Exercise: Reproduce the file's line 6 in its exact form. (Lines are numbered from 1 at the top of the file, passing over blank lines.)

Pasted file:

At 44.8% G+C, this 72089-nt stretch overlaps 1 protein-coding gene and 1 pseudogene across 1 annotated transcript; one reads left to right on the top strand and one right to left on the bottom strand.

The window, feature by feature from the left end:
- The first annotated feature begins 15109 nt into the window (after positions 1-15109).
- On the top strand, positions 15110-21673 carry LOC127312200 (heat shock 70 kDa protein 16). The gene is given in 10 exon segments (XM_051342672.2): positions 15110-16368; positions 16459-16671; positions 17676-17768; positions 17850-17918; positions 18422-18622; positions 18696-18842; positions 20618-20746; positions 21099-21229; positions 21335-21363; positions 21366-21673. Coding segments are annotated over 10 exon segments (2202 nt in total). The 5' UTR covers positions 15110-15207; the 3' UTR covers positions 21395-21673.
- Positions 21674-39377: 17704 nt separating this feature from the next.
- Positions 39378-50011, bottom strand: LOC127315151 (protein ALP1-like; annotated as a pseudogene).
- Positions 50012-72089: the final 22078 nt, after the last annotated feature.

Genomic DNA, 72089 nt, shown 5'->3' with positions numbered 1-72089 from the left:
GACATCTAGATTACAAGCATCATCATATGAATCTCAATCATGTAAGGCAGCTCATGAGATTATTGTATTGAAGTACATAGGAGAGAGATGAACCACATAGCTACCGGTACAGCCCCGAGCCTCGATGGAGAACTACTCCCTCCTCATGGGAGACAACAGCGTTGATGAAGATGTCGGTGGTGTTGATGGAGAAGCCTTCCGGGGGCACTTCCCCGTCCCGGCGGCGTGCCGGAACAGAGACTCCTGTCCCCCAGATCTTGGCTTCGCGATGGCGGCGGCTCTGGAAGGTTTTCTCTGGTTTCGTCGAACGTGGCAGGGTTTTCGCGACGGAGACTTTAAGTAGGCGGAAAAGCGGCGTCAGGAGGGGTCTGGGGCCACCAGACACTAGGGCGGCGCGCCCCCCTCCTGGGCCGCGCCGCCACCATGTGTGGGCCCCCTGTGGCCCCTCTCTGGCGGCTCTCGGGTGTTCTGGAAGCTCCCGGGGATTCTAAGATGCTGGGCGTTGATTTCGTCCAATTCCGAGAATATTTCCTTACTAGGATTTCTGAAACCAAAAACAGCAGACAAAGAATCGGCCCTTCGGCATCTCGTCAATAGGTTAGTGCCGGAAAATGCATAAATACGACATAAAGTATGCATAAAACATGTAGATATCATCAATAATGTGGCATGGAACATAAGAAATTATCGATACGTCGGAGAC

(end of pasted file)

- Positions 39378-50011, bottom strand: LOC127315151 (protein ALP1-like; annotated as a pseudogene).